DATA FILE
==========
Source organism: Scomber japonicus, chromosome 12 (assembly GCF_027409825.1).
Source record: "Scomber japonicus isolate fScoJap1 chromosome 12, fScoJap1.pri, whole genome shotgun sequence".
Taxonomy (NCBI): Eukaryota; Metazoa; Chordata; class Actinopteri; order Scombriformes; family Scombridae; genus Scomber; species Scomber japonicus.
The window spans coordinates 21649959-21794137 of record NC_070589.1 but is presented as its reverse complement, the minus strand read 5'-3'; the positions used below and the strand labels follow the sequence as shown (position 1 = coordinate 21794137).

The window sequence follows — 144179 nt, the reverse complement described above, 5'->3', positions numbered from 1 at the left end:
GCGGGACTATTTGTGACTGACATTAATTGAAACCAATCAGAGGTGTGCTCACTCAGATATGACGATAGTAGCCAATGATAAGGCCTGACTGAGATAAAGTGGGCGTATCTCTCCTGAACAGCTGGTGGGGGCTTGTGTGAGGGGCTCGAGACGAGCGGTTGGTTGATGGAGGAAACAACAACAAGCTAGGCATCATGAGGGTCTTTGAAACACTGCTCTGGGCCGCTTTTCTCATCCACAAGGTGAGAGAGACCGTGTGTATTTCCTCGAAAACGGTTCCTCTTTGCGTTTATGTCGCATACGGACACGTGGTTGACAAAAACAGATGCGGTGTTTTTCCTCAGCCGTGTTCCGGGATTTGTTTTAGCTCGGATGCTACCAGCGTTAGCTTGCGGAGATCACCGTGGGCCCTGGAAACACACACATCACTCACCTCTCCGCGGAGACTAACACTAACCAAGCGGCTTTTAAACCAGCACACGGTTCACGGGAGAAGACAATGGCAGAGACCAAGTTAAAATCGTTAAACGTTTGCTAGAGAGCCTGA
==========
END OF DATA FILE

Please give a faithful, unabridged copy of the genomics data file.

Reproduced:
Source organism: Scomber japonicus, chromosome 12 (assembly GCF_027409825.1).
Source record: "Scomber japonicus isolate fScoJap1 chromosome 12, fScoJap1.pri, whole genome shotgun sequence".
Taxonomy (NCBI): Eukaryota; Metazoa; Chordata; class Actinopteri; order Scombriformes; family Scombridae; genus Scomber; species Scomber japonicus.
The window spans coordinates 21649959-21794137 of record NC_070589.1 but is presented as its reverse complement, the minus strand read 5'-3'; the positions used below and the strand labels follow the sequence as shown (position 1 = coordinate 21794137).

The window sequence follows — 144179 nt, the reverse complement described above, 5'->3', positions numbered from 1 at the left end:
GCGGGACTATTTGTGACTGACATTAATTGAAACCAATCAGAGGTGTGCTCACTCAGATATGACGATAGTAGCCAATGATAAGGCCTGACTGAGATAAAGTGGGCGTATCTCTCCTGAACAGCTGGTGGGGGCTTGTGTGAGGGGCTCGAGACGAGCGGTTGGTTGATGGAGGAAACAACAACAAGCTAGGCATCATGAGGGTCTTTGAAACACTGCTCTGGGCCGCTTTTCTCATCCACAAGGTGAGAGAGACCGTGTGTATTTCCTCGAAAACGGTTCCTCTTTGCGTTTATGTCGCATACGGACACGTGGTTGACAAAAACAGATGCGGTGTTTTTCCTCAGCCGTGTTCCGGGATTTGTTTTAGCTCGGATGCTACCAGCGTTAGCTTGCGGAGATCACCGTGGGCCCTGGAAACACACACATCACTCACCTCTCCGCGGAGACTAACACTAACCAAGCGGCTTTTAAACCAGCACACGGTTCACGGGAGAAGACAATGGCAGAGACCAAGTTAAAATCGTTAAACGTTTGCTAGAGAGCCTGA